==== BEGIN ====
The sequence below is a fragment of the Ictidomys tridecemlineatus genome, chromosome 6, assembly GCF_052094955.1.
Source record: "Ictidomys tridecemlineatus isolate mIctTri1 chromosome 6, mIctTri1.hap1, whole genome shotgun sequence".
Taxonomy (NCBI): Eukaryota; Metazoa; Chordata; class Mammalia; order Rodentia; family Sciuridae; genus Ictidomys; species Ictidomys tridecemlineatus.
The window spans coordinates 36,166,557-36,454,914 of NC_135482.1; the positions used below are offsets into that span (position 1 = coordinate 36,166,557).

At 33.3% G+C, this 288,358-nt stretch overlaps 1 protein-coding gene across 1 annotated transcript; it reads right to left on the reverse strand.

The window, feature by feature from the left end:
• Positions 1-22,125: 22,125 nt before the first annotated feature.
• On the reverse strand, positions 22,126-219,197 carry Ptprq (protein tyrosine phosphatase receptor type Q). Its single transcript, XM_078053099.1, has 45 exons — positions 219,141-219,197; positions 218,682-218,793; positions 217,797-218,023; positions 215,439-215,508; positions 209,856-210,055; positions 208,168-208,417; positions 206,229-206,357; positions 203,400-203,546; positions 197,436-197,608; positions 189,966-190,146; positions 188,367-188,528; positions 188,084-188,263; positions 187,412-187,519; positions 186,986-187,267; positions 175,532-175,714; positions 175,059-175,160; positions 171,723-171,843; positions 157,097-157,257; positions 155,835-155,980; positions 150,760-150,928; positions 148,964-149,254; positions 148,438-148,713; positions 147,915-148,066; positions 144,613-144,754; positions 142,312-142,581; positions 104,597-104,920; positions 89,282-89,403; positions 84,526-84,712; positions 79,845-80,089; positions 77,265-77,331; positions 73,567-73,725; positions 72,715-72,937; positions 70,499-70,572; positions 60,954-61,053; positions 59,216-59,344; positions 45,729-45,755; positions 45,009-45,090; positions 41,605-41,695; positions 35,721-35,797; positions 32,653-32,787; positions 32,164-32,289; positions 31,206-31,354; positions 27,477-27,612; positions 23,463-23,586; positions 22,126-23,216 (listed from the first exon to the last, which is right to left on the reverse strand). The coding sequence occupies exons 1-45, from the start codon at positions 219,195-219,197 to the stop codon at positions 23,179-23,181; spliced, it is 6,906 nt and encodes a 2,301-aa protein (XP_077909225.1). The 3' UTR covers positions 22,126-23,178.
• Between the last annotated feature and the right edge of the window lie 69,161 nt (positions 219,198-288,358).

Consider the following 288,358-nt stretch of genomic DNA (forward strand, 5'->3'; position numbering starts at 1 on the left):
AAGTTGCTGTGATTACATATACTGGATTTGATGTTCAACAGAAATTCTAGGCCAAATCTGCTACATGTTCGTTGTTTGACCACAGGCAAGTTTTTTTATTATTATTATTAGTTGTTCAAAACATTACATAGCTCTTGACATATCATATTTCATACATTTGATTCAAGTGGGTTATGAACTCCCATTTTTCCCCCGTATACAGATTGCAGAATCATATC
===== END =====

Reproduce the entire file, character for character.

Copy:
The sequence below is a fragment of the Ictidomys tridecemlineatus genome, chromosome 6, assembly GCF_052094955.1.
Source record: "Ictidomys tridecemlineatus isolate mIctTri1 chromosome 6, mIctTri1.hap1, whole genome shotgun sequence".
Taxonomy (NCBI): Eukaryota; Metazoa; Chordata; class Mammalia; order Rodentia; family Sciuridae; genus Ictidomys; species Ictidomys tridecemlineatus.
The window spans coordinates 36,166,557-36,454,914 of NC_135482.1; the positions used below are offsets into that span (position 1 = coordinate 36,166,557).

At 33.3% G+C, this 288,358-nt stretch overlaps 1 protein-coding gene across 1 annotated transcript; it reads right to left on the reverse strand.

The window, feature by feature from the left end:
• Positions 1-22,125: 22,125 nt before the first annotated feature.
• On the reverse strand, positions 22,126-219,197 carry Ptprq (protein tyrosine phosphatase receptor type Q). Its single transcript, XM_078053099.1, has 45 exons — positions 219,141-219,197; positions 218,682-218,793; positions 217,797-218,023; positions 215,439-215,508; positions 209,856-210,055; positions 208,168-208,417; positions 206,229-206,357; positions 203,400-203,546; positions 197,436-197,608; positions 189,966-190,146; positions 188,367-188,528; positions 188,084-188,263; positions 187,412-187,519; positions 186,986-187,267; positions 175,532-175,714; positions 175,059-175,160; positions 171,723-171,843; positions 157,097-157,257; positions 155,835-155,980; positions 150,760-150,928; positions 148,964-149,254; positions 148,438-148,713; positions 147,915-148,066; positions 144,613-144,754; positions 142,312-142,581; positions 104,597-104,920; positions 89,282-89,403; positions 84,526-84,712; positions 79,845-80,089; positions 77,265-77,331; positions 73,567-73,725; positions 72,715-72,937; positions 70,499-70,572; positions 60,954-61,053; positions 59,216-59,344; positions 45,729-45,755; positions 45,009-45,090; positions 41,605-41,695; positions 35,721-35,797; positions 32,653-32,787; positions 32,164-32,289; positions 31,206-31,354; positions 27,477-27,612; positions 23,463-23,586; positions 22,126-23,216 (listed from the first exon to the last, which is right to left on the reverse strand). The coding sequence occupies exons 1-45, from the start codon at positions 219,195-219,197 to the stop codon at positions 23,179-23,181; spliced, it is 6,906 nt and encodes a 2,301-aa protein (XP_077909225.1). The 3' UTR covers positions 22,126-23,178.
• Between the last annotated feature and the right edge of the window lie 69,161 nt (positions 219,198-288,358).

Consider the following 288,358-nt stretch of genomic DNA (forward strand, 5'->3'; position numbering starts at 1 on the left):
AAGTTGCTGTGATTACATATACTGGATTTGATGTTCAACAGAAATTCTAGGCCAAATCTGCTACATGTTCGTTGTTTGACCACAGGCAAGTTTTTTTATTATTATTATTAGTTGTTCAAAACATTACATAGCTCTTGACATATCATATTTCATACATTTGATTCAAGTGGGTTATGAACTCCCATTTTTCCCCCGTATACAGATTGCAGAATCATATC